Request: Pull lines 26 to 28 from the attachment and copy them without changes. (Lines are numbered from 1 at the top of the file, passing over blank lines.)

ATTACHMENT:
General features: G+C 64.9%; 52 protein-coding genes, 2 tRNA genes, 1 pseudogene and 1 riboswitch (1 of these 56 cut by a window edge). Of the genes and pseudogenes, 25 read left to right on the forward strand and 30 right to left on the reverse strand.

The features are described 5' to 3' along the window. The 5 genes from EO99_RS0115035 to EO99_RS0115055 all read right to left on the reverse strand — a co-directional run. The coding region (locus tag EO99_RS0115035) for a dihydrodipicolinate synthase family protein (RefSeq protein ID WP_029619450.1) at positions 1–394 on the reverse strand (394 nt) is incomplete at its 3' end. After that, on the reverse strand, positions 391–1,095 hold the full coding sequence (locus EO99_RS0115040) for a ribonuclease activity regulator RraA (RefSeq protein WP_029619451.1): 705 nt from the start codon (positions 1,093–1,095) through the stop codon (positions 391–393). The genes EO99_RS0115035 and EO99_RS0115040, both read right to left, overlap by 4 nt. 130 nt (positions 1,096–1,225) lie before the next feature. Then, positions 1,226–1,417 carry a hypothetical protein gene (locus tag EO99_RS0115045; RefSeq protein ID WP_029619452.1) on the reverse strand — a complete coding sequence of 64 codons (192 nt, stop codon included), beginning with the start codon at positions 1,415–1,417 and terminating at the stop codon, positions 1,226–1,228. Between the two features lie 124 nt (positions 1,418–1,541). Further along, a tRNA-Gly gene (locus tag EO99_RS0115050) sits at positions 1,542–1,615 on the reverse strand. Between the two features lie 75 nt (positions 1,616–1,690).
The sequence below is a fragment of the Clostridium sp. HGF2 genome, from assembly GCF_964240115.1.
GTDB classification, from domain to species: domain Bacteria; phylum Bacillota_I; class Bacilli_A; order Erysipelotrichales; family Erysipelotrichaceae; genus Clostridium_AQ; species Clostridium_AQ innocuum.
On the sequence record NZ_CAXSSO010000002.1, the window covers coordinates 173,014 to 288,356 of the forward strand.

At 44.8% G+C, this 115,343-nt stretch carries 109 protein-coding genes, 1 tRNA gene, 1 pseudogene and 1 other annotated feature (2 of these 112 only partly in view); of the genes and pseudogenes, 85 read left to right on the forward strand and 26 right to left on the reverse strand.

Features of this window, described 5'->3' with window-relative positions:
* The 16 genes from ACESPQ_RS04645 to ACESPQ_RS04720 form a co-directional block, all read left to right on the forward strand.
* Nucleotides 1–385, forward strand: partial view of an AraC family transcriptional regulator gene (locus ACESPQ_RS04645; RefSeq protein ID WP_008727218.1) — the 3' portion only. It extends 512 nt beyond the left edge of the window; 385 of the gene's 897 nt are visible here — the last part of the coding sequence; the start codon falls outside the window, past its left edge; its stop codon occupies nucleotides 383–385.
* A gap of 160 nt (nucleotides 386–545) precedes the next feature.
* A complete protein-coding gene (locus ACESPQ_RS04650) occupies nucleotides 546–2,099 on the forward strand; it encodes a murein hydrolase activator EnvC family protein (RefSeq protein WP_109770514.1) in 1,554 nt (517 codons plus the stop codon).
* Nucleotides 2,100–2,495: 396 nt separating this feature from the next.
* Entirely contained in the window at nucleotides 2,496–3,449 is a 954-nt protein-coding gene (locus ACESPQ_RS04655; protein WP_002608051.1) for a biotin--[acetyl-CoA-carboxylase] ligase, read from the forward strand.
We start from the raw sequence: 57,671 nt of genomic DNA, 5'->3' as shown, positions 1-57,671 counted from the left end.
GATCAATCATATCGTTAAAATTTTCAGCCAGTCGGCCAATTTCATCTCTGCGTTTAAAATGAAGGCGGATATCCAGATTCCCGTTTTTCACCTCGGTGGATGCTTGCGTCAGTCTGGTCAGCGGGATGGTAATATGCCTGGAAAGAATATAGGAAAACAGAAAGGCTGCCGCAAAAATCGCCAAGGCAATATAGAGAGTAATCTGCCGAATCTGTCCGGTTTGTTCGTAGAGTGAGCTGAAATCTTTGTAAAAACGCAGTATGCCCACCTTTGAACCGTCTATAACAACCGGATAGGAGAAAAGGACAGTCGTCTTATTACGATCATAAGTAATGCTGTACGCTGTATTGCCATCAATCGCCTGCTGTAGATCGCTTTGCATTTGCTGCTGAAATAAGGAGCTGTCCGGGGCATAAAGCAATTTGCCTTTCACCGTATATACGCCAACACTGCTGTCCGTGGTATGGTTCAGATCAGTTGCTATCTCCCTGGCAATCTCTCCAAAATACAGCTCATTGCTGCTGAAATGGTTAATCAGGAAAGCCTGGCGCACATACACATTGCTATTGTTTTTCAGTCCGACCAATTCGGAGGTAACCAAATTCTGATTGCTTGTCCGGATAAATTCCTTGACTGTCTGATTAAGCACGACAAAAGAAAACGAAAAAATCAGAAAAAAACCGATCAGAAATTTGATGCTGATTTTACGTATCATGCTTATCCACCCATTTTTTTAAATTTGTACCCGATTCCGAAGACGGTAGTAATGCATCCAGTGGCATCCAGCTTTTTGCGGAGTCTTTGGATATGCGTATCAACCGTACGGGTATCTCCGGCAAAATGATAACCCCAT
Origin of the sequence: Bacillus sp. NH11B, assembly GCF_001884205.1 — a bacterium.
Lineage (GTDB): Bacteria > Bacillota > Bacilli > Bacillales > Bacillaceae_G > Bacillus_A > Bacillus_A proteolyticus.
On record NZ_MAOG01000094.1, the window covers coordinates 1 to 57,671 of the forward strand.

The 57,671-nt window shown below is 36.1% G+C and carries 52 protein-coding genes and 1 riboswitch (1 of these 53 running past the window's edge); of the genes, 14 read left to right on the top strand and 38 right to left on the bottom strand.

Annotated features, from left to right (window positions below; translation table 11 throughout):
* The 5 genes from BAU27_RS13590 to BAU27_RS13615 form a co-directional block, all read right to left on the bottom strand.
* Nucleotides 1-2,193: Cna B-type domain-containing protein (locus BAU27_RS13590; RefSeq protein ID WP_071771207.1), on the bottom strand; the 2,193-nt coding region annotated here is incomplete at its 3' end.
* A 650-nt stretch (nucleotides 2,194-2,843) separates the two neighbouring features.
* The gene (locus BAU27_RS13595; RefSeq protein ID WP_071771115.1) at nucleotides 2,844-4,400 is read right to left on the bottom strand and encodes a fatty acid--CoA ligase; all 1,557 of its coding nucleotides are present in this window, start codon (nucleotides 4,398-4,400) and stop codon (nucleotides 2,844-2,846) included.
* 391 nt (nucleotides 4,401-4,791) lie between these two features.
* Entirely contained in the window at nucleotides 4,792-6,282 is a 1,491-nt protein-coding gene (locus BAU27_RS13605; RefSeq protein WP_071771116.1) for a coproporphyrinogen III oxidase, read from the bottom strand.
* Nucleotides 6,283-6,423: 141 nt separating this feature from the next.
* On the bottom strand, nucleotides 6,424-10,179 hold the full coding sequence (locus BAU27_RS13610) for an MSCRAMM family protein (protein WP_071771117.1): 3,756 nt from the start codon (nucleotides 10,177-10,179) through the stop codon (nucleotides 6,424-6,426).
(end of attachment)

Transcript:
* Entirely contained in the window at nucleotides 4,792-6,282 is a 1,491-nt protein-coding gene (locus BAU27_RS13605; RefSeq protein WP_071771116.1) for a coproporphyrinogen III oxidase, read from the bottom strand.
* Nucleotides 6,283-6,423: 141 nt separating this feature from the next.
* On the bottom strand, nucleotides 6,424-10,179 hold the full coding sequence (locus BAU27_RS13610) for an MSCRAMM family protein (protein WP_071771117.1): 3,756 nt from the start codon (nucleotides 10,177-10,179) through the stop codon (nucleotides 6,424-6,426).